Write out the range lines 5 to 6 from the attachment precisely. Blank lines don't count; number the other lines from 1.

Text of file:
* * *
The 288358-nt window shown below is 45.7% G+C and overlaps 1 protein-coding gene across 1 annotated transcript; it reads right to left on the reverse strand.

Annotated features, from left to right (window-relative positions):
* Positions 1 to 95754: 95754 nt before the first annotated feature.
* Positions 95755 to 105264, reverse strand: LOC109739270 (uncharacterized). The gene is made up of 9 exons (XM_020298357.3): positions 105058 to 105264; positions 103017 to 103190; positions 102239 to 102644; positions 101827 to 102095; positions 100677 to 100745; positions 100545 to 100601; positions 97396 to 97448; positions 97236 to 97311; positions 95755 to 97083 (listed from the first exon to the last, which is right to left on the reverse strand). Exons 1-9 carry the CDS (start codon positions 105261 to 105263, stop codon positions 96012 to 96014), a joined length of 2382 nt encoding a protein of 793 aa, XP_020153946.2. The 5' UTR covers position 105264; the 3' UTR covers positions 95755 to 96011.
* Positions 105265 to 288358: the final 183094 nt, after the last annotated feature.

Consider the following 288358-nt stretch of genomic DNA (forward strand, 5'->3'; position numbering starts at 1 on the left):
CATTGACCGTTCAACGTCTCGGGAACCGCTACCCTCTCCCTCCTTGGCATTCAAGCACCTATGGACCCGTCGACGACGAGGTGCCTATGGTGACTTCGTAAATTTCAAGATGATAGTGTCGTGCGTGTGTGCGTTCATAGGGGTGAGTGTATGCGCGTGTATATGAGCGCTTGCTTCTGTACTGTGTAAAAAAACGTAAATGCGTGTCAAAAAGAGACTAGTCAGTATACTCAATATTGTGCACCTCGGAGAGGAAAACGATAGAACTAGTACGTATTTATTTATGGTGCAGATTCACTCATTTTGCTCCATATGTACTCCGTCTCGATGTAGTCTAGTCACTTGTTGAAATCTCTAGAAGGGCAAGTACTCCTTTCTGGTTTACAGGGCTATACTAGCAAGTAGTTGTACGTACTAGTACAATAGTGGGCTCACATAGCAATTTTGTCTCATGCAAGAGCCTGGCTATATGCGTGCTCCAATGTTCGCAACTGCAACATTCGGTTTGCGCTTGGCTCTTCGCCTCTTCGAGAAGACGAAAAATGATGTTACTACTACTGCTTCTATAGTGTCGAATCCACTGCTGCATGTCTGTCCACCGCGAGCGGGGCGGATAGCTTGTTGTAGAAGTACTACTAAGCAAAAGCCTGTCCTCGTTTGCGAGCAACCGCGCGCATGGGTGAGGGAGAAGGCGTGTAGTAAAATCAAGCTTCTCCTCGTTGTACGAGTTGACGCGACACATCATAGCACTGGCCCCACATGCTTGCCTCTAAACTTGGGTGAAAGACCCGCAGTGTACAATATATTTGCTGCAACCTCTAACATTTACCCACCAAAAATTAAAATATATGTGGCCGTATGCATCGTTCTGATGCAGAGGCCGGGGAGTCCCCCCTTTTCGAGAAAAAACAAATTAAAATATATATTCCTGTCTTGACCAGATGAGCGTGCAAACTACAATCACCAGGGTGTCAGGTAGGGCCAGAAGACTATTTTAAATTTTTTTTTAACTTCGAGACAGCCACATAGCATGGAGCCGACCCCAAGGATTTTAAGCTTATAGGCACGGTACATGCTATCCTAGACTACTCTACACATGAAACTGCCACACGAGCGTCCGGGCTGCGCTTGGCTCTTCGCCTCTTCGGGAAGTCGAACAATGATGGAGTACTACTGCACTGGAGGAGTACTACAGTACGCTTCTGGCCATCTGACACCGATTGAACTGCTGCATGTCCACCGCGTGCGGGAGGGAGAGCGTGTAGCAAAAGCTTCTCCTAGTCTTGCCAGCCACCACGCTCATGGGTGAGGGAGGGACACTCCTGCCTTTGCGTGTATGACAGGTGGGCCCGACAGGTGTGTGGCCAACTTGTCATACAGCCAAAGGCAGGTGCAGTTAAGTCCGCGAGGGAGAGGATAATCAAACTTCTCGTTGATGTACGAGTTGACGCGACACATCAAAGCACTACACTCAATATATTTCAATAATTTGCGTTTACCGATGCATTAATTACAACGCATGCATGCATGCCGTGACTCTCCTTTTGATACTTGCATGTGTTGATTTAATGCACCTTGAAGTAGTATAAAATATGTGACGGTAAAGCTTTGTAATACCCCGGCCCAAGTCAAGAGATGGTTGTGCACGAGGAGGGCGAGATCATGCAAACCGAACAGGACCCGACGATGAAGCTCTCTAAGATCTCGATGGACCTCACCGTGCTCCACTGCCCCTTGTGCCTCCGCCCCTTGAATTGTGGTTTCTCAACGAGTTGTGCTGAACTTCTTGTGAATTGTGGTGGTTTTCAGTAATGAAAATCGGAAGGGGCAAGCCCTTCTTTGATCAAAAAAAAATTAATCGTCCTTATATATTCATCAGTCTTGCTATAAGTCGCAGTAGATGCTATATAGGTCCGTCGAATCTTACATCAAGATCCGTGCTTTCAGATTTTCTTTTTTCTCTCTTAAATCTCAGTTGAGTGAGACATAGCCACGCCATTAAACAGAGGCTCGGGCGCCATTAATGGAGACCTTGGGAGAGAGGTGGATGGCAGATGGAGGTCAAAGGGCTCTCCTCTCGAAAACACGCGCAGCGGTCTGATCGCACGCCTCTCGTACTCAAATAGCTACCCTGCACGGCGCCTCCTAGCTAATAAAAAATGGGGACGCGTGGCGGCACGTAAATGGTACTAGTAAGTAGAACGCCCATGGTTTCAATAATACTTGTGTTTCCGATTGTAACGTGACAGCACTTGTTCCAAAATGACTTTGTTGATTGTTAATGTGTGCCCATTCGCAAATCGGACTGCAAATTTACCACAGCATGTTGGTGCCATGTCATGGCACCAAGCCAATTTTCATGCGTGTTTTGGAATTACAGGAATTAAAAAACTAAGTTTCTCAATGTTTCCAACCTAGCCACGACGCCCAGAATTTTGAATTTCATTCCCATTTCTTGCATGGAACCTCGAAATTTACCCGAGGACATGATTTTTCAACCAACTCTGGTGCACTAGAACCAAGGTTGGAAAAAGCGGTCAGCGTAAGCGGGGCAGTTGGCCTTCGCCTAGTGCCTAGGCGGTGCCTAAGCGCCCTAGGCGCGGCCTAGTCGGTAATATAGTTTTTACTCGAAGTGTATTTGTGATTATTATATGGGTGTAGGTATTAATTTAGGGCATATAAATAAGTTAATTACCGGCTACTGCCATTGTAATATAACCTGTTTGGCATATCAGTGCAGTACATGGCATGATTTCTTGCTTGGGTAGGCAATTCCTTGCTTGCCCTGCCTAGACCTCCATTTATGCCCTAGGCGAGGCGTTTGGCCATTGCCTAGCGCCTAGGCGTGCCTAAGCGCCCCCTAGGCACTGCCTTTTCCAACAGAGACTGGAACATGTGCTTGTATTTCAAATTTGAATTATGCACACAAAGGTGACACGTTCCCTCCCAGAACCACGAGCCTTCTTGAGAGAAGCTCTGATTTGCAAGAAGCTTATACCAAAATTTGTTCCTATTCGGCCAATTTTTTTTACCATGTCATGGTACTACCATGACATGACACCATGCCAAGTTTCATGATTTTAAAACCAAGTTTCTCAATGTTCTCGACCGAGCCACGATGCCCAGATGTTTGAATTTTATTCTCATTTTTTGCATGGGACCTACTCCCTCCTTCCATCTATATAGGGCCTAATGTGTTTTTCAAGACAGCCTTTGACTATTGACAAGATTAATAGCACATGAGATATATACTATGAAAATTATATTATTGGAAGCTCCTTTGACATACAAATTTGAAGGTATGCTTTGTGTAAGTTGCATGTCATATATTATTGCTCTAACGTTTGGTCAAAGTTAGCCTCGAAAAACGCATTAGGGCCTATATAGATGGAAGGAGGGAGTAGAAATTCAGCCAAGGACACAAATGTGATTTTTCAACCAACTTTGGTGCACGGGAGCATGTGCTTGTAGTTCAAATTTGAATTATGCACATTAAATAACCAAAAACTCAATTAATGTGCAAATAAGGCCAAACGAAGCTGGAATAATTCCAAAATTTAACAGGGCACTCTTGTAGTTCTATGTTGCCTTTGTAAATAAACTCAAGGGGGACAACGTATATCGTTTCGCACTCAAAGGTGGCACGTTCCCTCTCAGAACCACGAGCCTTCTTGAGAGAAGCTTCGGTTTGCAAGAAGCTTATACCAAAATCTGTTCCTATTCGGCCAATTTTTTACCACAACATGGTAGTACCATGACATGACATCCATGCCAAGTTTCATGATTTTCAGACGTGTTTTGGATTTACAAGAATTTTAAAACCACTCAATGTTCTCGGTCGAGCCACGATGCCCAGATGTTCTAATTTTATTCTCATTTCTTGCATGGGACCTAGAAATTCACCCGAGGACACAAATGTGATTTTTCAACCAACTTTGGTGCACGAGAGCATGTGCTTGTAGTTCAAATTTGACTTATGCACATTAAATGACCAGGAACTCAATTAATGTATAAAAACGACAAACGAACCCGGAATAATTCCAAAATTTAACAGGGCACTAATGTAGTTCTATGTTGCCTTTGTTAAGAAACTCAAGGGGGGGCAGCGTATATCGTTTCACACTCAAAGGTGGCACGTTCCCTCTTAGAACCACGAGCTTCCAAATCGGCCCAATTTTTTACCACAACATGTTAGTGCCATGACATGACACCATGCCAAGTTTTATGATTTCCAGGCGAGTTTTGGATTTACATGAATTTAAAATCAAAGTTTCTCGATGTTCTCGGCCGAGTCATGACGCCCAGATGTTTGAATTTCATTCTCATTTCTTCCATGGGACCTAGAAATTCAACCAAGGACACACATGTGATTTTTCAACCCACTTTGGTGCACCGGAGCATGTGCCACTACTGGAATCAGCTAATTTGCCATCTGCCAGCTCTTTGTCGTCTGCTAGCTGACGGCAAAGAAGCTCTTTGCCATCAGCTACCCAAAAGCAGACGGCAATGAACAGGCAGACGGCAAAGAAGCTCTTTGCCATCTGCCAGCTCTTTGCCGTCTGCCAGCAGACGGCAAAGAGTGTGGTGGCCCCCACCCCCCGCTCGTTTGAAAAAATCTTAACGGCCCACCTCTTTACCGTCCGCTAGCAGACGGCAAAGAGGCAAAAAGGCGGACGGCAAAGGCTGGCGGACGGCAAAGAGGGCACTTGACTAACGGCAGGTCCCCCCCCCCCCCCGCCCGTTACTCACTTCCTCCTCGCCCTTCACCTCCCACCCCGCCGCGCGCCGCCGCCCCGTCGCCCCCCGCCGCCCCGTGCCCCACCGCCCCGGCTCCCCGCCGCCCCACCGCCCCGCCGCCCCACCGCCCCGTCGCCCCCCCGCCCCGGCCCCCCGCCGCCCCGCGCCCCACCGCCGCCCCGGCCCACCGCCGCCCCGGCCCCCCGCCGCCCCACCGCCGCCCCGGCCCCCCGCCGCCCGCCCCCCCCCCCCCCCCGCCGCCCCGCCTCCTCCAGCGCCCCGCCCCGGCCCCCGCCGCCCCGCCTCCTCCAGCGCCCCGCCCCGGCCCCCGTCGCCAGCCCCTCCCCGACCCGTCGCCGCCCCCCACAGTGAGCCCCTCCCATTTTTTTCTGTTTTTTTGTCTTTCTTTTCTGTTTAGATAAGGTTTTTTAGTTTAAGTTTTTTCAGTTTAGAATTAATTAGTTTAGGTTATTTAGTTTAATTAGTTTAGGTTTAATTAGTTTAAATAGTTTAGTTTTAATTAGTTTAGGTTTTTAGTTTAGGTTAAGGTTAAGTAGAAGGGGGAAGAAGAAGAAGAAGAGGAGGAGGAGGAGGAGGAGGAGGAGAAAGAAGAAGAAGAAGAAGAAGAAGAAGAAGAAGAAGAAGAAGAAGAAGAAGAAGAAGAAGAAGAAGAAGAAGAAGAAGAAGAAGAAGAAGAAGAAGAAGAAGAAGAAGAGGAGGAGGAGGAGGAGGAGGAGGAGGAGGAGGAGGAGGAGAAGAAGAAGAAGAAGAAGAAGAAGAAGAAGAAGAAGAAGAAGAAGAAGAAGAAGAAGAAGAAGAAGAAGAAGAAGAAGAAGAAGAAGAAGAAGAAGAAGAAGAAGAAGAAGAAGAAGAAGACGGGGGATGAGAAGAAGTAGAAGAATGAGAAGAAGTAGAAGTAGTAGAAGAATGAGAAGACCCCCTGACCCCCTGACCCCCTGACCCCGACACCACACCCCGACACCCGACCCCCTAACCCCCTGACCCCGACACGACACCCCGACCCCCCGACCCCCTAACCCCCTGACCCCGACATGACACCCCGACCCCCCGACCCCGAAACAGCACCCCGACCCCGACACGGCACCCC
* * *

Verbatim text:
* Positions 105265 to 288358: the final 183094 nt, after the last annotated feature.

Consider the following 288358-nt stretch of genomic DNA (forward strand, 5'->3'; position numbering starts at 1 on the left):